Richard Stallman is continuing to receive backlash from the comments he made about a MIT Facebook event protesting Jeffrey Epstein’s association with the university. As a result of his comments, he resigned from the Free Software Foundation, which he founded, and from MIT Computer Science and Artificial Intelligence Lab’s visiting staff, and now the GNU Project might be next.
Stallman is known for launching the GNU Project and starting the free software movement.
In a joint statement, GNU Project maintainers and developers are asking Stallman to remove himself from the Project.
‘We believe that Richard Stallman cannot represent all of GNU. We think it is now time for GNU maintainers to collectively decide about the organization of the project. The GNU Project we want to build is one that everyone can trust to defend their freedom,” they wrote in the statement.
Currently there are 24 developers and maintainers that have signed the statement.
At first, it was unclear if Stallman was also resigning from the GNU Project after his comments were made public. A message on his website said he was resigning from the GNU Project, but it was later deleted. He also released a message that stated: “I recently resigned as president of the FSF, but the FSF continues to provide several forms of crucial support for the GNU Project. As head of the GNU Project, I will be working with the FSF on how to structure the GNU Project’s relationship with the FSF in the future.”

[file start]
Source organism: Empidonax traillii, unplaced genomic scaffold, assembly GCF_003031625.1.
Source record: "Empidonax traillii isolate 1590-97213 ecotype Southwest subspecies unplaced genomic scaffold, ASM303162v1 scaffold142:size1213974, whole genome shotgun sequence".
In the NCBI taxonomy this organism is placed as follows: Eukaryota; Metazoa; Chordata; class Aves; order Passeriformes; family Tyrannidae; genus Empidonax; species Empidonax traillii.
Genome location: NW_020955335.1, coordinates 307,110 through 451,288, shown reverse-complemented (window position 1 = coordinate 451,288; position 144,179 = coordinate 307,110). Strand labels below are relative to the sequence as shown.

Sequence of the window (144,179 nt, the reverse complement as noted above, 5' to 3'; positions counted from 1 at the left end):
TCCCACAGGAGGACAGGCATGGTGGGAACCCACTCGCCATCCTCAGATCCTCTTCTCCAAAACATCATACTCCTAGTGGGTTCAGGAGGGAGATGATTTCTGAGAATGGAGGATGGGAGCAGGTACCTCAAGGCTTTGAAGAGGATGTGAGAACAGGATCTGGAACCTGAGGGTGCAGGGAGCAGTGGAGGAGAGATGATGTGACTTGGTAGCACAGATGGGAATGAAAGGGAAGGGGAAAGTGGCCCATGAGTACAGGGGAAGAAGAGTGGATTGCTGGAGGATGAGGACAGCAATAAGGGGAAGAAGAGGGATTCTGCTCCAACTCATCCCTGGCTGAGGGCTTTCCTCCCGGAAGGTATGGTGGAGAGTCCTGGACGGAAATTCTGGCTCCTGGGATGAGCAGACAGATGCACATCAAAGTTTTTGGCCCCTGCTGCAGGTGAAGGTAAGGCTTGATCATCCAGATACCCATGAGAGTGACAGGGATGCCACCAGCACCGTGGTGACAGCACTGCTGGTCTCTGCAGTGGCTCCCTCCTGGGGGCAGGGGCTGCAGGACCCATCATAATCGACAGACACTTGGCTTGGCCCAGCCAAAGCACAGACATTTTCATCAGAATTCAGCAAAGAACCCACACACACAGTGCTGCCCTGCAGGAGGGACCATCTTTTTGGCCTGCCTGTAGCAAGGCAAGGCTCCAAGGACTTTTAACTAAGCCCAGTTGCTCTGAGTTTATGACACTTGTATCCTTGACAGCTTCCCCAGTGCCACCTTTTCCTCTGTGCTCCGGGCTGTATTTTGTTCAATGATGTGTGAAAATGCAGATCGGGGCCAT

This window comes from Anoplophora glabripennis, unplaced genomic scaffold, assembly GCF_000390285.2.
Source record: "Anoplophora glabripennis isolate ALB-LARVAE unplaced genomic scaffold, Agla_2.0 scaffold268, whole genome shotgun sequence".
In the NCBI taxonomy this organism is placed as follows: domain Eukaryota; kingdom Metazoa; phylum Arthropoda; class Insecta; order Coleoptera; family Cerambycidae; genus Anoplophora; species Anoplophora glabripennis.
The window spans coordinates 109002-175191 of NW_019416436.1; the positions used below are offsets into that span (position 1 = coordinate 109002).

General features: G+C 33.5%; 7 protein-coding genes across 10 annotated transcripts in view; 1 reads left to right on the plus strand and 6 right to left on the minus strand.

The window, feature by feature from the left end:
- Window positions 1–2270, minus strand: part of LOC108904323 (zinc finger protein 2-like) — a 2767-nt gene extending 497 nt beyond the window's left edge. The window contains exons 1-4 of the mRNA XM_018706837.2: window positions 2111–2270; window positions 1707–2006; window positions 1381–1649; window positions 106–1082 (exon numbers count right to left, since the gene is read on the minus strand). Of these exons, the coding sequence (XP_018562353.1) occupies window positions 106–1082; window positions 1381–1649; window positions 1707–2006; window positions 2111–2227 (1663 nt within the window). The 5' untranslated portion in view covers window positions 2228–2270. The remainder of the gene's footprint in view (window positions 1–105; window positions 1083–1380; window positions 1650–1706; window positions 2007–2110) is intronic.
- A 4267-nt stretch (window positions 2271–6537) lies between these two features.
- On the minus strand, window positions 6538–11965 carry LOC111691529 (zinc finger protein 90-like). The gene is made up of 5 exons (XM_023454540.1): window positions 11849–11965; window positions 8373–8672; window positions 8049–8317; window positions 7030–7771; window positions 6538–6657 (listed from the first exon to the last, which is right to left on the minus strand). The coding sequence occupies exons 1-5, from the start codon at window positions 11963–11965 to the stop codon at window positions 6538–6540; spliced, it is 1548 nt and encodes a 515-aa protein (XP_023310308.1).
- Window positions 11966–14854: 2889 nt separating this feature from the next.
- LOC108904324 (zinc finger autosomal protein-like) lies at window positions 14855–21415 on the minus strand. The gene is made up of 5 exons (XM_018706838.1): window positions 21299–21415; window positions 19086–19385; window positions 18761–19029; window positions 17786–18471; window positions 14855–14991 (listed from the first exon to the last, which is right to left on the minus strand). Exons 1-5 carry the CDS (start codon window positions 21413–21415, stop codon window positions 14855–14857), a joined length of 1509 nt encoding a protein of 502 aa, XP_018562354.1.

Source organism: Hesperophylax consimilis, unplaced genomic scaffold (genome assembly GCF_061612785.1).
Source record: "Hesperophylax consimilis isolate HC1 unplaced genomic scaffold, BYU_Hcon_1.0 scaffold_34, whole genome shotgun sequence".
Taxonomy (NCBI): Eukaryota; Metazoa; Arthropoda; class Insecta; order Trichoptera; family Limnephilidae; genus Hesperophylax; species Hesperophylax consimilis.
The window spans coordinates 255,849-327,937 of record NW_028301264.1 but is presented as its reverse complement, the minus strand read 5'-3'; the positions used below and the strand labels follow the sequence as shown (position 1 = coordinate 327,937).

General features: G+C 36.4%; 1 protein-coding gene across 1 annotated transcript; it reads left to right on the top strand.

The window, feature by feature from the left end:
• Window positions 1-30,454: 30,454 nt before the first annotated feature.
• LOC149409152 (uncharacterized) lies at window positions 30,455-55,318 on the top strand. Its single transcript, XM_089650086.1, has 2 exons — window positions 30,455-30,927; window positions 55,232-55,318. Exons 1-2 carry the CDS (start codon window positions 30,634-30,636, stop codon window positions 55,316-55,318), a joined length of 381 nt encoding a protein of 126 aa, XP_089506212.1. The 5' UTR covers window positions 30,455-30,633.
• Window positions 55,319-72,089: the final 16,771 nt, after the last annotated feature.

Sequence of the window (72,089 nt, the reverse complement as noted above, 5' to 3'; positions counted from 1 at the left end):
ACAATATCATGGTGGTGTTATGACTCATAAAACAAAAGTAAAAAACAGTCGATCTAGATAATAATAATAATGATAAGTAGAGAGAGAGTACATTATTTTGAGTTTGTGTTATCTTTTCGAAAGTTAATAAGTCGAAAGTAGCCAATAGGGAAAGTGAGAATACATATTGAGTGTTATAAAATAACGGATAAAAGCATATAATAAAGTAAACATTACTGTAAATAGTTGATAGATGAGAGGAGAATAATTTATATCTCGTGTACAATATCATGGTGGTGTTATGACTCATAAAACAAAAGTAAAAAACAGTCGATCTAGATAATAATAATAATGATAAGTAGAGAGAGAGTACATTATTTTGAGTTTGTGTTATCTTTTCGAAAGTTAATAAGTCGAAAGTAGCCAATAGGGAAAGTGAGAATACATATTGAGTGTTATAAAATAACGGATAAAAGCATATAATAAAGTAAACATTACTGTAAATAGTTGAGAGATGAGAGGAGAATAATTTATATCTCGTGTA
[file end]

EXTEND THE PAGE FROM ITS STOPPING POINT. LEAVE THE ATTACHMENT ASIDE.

While the group of GNU maintainers and developers do point out that they own Stallman “a debt of gratitude” for his “decades of important work in the free software movement,” they also acknowledge that “Stallman’s behavior over the years has undermined a core value of the GNU Project: the empowerment of all computer users.”
The group went on to explain that in order for GNU to fulfill its mission, it must have a leader who doesn’t alienate a large part of users.